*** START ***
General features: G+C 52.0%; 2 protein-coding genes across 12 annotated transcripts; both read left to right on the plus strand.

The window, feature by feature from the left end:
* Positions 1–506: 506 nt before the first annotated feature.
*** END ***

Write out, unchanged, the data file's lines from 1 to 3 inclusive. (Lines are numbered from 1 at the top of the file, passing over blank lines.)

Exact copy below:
General features: G+C 52.0%; 2 protein-coding genes across 12 annotated transcripts; both read left to right on the plus strand.

The window, feature by feature from the left end:
* Positions 1–506: 506 nt before the first annotated feature.